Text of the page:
December writing retreat! Join us for a day of writing in the East Bay hills…

photo of narrow wooden deck, looking out over trees and mt tamalpais

The view from our writing room!

Meridian Writers
 an all-day writing retreat!
Saturday, December 1, 10:30am-5:30pm.
(Light breakfast from 9:45-10:30am)
Lunch provided.

Open to all writers, regardless of writing experience or previous participation in Meridian Writers.

Location: Private home in the East Bay

Treat yourself to a day of good writing, good food, and good community!

photo of brown dog lying on a wooden deck next to table and chairs, looking out over eucalyptus grove

(Sophie enjoying the deck)

For this day-long writing retreat, we gather for coffee or tea and some home-baked breakfast, and then write through the rest of the morning. After a break for lunch, we dive back into our work through the afternoon, and we close by 5:30pm.

You’ll end the day with:

  • New creative writing,
  • Feedback about what’s strong and powerful in your writing,
  • A strong sense of writing community, and
  • Inspiration to keep on diving into your words

Give yourself a day to immerse yourself in words and supportive community — in a beautiful, quiet space with views overlooking the Bay and the Golden Gate Bridge.

Fee: The fee for day-long retreats is $200; a $100 non-refundable deposit will secure your registration.

Spaces are limited: Please let me know if you’d like more information or would like to register! Write to me at jennifer@writingourselveswhole.org; visit writingourselveswhole.org for more info about our workshops or methods.

we don’t have to take all of it in

sticker art of an open mouth with full lips -- in between the teeth are the words, "I'm now ready to get rid of anything that keeps me small" and signed by the artist Blur

Yesterday I shared this message with the writers in a couple of my workshops, and wanted to expand it a bit here:

Last Thursday, I decided to turn off the news.

I had help in this decision — in fact, I needed help to make the decision. In spite of the fact that I was (literally, I think) making myself sick with the constant influx of adrenaline and horror, it took conversations with four different people who are deeply important to me before I felt like it was ok for me to step away from the 24/7 “news” stream. 

All weekend I didn’t read the news. I didn’t listen. I didn’t look at it on the phone. I get the main points — it seems unavoidable (subject headers in emails from mailing lists, conversations with friends) — but I am no longer (at least, for the time being) soaking in grief and terror and rage.

I kept getting triggered, kept imagining I could deal with whatever the latest awfulness was, metabolize it, before the next bit of awfulness, but it just wasn’t possible. The awfulness kept flooding in. More details of assaults, repetitions of those same details, more lies, more white men in power pretending to give a shit about the violence done to women’s bodies and psyches from the day that they’re born … more white men (and women) in power listening to the stories of that pain and grief and just simply not caring about it enough to make a decision that might end up impacting their positions of power and control.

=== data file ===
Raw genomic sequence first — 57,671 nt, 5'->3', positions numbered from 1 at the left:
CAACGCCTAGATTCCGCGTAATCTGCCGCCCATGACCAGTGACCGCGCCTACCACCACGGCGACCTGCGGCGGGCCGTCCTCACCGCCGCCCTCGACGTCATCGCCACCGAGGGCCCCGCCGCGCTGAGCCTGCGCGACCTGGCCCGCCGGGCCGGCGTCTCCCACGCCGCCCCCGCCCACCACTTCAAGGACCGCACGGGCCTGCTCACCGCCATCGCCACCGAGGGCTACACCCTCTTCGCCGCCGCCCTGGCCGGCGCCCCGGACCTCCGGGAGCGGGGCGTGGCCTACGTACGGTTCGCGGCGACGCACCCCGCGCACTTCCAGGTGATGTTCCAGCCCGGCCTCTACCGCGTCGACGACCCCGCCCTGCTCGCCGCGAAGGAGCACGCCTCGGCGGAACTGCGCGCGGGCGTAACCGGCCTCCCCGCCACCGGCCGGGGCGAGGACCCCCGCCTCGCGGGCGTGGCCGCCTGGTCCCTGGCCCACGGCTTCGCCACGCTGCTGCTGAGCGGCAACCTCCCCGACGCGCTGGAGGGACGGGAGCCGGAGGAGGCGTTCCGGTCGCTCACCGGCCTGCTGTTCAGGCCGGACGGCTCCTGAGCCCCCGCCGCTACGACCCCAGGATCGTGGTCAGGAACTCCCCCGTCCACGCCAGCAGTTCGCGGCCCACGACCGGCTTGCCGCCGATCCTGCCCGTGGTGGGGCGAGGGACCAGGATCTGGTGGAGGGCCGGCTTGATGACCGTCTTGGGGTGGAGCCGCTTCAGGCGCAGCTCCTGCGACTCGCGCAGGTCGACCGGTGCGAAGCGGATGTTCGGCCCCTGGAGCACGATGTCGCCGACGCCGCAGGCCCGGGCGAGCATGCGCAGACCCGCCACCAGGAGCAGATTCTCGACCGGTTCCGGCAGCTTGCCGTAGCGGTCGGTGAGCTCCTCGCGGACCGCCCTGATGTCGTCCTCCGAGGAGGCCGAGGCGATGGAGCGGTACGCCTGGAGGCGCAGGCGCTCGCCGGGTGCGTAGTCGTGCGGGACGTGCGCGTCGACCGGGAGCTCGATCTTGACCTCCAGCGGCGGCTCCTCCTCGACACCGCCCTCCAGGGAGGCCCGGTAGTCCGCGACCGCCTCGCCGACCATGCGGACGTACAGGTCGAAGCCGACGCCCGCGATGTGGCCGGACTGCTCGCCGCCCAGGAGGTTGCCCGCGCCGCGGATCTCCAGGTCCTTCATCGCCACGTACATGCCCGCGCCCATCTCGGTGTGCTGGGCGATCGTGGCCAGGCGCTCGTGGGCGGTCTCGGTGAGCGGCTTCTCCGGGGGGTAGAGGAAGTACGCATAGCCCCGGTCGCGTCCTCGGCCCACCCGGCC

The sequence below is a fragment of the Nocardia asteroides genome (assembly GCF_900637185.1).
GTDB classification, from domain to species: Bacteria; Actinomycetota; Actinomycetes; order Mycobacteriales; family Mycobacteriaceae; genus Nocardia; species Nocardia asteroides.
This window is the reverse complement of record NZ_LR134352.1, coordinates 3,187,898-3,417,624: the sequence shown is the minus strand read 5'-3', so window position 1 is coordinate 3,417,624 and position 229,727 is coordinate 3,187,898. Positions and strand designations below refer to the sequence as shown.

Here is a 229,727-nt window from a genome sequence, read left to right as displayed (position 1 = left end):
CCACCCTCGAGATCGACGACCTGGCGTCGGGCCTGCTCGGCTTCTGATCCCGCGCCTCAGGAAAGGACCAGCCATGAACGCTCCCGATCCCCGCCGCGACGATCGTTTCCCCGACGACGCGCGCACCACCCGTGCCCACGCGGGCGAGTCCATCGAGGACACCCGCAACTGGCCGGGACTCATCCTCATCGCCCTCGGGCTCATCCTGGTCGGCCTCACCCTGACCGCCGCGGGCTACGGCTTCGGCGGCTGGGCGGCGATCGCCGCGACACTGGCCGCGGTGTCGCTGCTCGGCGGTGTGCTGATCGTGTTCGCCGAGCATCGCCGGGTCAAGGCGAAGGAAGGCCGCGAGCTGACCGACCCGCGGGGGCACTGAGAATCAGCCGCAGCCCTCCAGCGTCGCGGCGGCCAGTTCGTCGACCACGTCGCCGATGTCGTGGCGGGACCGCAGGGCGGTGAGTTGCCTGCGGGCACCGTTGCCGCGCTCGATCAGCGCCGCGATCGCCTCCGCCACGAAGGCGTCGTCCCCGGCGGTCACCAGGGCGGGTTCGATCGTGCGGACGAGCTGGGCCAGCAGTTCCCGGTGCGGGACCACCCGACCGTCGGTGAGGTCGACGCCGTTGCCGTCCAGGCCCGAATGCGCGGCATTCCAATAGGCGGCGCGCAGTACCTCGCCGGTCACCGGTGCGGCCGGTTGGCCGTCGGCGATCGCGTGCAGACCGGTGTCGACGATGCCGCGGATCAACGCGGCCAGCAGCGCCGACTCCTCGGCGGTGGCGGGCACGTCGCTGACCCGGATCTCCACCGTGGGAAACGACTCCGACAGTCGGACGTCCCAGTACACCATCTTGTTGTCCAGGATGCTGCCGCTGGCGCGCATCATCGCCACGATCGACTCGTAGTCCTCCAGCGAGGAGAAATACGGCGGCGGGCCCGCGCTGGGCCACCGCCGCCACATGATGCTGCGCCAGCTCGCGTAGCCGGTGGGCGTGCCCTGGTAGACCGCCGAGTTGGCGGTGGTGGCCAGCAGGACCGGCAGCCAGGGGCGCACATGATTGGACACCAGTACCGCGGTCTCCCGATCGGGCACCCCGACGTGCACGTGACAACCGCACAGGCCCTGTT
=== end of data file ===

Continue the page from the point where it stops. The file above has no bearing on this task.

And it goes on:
None of it is surprising. None of us are surprised. We are outraged, we are grieving, but we are not surprised.

It’s true that I hoped. Ridiculously, I hoped for a different outcome — just like with the 2016 election, just like with the invasion of Iraq in 2002. In all of these instances, massive outcry and protest did nothing to change the behavior of the white (mostly) men in positions of power.

Is it ridiculous to hope, though? I look at that word up there and see an inner voice that’s not always so kind. Calling myself ridiculous for continuing to imagine that change is possible (given what changes have already occurred in the world for women and others around sexual violence) is an unnecessary violence. It’s doing the work of the abusers for them.

Of course, it’s much harder to sustain that vision, to hold open a place of possibility within myself, when I am continually retraumatizing myself with the “news” and commentary, nearly all of it hostile and negative (because that’s what makes the best clickbait).

Just one day off the news made a difference. Yes, I’m still angry. But I don’t feel flattened. I’m able to remember the power of each survivor’s voice, what we offer each other when we speak, when we shout, when we whisper, and what a difference that makes. And that difference is what matters most to me. That difference is what’s important. That difference is what will change the culture we live in. It can’t not make that change.

Dr. Ford’s testimony made a difference for me, and for thousands of other survivors around the country, millions around the world — as did the testimony, formal and informal, of the innumerable other survivors who have been sharing their stories in person, via social media or blog posts, in classrooms, in small groups, through graffiti or anonymous notes or whispers on the bus.